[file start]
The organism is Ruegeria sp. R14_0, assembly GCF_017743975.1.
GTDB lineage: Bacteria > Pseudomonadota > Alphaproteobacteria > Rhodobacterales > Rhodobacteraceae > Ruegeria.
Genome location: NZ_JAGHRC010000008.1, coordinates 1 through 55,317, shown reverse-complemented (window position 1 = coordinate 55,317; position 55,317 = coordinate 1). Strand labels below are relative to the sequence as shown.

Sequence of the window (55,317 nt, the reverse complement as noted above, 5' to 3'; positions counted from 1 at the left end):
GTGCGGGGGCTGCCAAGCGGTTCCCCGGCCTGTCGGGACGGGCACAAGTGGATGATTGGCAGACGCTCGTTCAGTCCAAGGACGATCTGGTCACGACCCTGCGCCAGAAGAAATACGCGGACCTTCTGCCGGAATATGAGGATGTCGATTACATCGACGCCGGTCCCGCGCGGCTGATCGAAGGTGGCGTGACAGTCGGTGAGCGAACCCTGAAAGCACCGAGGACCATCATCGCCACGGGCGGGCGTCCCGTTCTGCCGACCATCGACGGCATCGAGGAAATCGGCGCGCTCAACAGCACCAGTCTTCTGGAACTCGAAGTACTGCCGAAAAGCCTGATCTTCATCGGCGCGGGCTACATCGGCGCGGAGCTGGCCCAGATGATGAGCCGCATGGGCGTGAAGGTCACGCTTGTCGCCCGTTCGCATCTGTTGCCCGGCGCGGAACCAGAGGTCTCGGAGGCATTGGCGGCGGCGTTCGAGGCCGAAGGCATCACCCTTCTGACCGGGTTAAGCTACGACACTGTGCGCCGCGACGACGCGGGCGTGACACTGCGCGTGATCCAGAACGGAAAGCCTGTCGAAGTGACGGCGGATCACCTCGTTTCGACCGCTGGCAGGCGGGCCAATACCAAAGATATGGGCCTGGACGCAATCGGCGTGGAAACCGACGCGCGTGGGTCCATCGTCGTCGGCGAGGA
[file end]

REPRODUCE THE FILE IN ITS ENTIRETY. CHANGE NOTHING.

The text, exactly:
The organism is Ruegeria sp. R14_0, assembly GCF_017743975.1.
GTDB lineage: Bacteria > Pseudomonadota > Alphaproteobacteria > Rhodobacterales > Rhodobacteraceae > Ruegeria.
Genome location: NZ_JAGHRC010000008.1, coordinates 1 through 55,317, shown reverse-complemented (window position 1 = coordinate 55,317; position 55,317 = coordinate 1). Strand labels below are relative to the sequence as shown.

Sequence of the window (55,317 nt, the reverse complement as noted above, 5' to 3'; positions counted from 1 at the left end):
GTGCGGGGGCTGCCAAGCGGTTCCCCGGCCTGTCGGGACGGGCACAAGTGGATGATTGGCAGACGCTCGTTCAGTCCAAGGACGATCTGGTCACGACCCTGCGCCAGAAGAAATACGCGGACCTTCTGCCGGAATATGAGGATGTCGATTACATCGACGCCGGTCCCGCGCGGCTGATCGAAGGTGGCGTGACAGTCGGTGAGCGAACCCTGAAAGCACCGAGGACCATCATCGCCACGGGCGGGCGTCCCGTTCTGCCGACCATCGACGGCATCGAGGAAATCGGCGCGCTCAACAGCACCAGTCTTCTGGAACTCGAAGTACTGCCGAAAAGCCTGATCTTCATCGGCGCGGGCTACATCGGCGCGGAGCTGGCCCAGATGATGAGCCGCATGGGCGTGAAGGTCACGCTTGTCGCCCGTTCGCATCTGTTGCCCGGCGCGGAACCAGAGGTCTCGGAGGCATTGGCGGCGGCGTTCGAGGCCGAAGGCATCACCCTTCTGACCGGGTTAAGCTACGACACTGTGCGCCGCGACGACGCGGGCGTGACACTGCGCGTGATCCAGAACGGAAAGCCTGTCGAAGTGACGGCGGATCACCTCGTTTCGACCGCTGGCAGGCGGGCCAATACCAAAGATATGGGCCTGGACGCAATCGGCGTGGAAACCGACGCGCGTGGGTCCATCGTCGTCGGCGAGGA